Regarding the medium-term question of whether or not this kind of politics is the new normal, or whether or not everything will be back to civil political discourse once the catalyst for rudeness (Trump) exits the White House, our gut is that things will stay this way for awhile. Tribalism in American politics has been exacerbated by Trump, but it predated him (see: Garland, Merrick, among many other examples), and, thus, it is logical to hypothesize that it will outlast his administration, as well. While it’s debatable as to whether or not #theresistance should ratchet down the belligerence, we see no particular evidence that they’re likely to do so any time soon. Opposition to a perceived (or real) existential threat has borne quite a bit of fruit: new blood in the Democratic Party leadership, turnout numbers for a midterm nearly unheard of, a reeling Republican Party. Why, from a tactical perspective, would they change?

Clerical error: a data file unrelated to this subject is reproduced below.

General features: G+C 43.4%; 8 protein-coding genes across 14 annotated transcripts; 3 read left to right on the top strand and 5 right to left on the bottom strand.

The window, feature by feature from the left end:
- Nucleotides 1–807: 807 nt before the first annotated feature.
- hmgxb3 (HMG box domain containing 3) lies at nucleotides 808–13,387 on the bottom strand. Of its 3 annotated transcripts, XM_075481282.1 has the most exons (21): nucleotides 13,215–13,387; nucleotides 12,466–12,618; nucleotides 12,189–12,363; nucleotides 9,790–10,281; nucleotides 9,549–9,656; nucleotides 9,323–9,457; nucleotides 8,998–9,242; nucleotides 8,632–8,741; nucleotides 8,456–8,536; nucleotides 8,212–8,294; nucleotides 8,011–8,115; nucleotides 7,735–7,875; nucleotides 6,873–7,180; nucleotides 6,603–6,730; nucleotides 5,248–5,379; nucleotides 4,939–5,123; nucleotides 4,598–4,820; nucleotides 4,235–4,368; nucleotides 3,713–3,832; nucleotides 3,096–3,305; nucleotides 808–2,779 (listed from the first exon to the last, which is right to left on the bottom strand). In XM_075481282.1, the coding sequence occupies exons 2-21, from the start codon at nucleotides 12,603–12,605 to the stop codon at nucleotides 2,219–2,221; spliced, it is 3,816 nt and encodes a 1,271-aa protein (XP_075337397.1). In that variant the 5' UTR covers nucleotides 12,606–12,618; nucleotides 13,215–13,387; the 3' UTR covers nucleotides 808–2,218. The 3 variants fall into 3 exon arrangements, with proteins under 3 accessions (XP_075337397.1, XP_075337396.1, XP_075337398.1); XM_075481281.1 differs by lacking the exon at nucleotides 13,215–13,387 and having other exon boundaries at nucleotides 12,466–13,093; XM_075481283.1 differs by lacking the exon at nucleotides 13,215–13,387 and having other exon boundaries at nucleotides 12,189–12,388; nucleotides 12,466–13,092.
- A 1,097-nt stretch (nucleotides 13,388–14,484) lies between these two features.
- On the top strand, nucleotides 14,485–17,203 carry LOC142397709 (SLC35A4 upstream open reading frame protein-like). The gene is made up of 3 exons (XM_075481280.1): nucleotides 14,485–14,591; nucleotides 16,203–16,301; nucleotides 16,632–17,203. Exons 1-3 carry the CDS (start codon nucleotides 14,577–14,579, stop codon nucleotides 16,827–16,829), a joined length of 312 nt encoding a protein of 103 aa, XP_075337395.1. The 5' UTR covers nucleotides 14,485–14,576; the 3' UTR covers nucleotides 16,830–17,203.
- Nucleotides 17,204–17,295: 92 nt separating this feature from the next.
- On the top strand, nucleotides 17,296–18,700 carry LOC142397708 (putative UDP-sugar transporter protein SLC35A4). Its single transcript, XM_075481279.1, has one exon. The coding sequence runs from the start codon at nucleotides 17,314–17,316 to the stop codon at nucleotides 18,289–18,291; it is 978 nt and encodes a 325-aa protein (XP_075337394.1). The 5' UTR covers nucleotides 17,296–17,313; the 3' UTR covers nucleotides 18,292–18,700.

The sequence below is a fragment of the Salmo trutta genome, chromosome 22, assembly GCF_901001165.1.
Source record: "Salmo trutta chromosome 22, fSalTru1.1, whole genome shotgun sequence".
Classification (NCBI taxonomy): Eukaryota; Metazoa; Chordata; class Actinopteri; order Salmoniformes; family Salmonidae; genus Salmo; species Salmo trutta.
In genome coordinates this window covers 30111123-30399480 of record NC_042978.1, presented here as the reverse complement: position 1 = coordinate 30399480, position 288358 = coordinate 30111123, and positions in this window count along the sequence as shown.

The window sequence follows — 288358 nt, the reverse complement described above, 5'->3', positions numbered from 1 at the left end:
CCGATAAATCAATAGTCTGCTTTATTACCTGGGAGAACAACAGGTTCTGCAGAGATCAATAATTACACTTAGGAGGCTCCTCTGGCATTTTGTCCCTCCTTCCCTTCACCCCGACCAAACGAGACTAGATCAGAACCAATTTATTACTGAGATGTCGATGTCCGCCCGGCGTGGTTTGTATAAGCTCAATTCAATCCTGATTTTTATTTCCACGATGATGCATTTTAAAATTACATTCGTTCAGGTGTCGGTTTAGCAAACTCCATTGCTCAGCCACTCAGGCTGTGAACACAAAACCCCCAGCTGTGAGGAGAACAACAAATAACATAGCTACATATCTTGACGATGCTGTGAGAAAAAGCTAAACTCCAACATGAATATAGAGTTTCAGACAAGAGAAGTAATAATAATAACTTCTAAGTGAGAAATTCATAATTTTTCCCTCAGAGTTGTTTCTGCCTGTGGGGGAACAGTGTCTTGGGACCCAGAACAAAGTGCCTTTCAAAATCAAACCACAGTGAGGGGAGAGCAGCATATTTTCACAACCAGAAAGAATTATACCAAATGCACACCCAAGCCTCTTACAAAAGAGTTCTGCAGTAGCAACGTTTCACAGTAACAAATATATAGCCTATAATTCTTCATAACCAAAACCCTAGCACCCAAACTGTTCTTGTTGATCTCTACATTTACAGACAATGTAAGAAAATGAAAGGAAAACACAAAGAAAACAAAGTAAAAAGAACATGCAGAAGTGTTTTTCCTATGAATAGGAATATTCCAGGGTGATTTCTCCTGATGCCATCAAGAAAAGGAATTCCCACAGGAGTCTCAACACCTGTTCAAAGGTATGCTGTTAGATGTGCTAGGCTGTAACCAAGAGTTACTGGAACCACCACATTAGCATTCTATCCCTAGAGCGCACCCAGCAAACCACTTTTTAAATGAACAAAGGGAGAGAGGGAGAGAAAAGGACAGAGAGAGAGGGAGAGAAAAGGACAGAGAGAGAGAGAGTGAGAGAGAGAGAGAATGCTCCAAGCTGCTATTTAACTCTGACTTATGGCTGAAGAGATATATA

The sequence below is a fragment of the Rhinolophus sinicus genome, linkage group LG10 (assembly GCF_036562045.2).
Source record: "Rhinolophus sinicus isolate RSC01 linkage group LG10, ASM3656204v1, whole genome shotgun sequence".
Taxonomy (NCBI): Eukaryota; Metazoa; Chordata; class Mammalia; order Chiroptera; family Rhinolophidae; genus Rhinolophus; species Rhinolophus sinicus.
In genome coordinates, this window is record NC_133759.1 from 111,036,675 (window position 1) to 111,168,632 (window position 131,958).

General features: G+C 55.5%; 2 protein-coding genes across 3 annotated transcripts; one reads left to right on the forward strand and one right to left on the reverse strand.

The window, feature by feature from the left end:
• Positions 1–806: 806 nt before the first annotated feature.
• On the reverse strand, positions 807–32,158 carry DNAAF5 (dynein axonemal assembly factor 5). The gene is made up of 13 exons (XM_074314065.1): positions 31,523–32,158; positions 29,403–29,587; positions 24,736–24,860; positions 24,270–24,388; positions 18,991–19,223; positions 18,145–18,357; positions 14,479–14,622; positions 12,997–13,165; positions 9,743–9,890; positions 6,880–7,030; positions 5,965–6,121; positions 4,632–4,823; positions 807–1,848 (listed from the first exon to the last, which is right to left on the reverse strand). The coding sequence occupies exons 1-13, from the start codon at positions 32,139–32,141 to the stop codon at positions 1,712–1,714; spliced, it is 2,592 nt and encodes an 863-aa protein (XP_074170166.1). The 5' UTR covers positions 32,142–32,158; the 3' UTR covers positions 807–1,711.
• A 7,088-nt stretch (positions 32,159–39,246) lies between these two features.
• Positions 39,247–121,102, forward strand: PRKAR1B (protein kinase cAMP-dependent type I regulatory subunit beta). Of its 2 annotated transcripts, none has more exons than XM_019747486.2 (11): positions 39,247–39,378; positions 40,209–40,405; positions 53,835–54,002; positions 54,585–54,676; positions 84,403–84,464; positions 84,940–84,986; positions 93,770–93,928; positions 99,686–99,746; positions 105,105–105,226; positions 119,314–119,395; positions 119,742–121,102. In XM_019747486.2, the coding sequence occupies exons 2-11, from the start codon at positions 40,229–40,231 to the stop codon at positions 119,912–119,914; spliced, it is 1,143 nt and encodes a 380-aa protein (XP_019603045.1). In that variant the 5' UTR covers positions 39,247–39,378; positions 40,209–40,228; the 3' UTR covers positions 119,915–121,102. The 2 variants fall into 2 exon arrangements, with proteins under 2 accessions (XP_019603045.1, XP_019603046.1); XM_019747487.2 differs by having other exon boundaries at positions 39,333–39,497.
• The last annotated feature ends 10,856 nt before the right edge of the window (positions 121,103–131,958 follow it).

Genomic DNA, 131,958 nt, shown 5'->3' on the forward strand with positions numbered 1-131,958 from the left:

About The Author

Architeuthis Rex, a man of (little) wealth and (questionable) taste. Historian and anthropologist interested in identity, regionalism / nationalism, mass culture, and the social and political contexts in which they exist. Earned Ph.D. in social and cultural History with a concentration in anthropology from Carnegie Mellon University and then (mostly) fled academia to write things that more than 10 other people will actually read. Driven to pursue a doctorate to try and answer the question, "Why do they all hate each other?" — still working on it. Plays beer-league hockey, softball, and soccer. Professional toddler wrangler. Likes dogs, good booze, food, and horribly awesome kung-fu movies.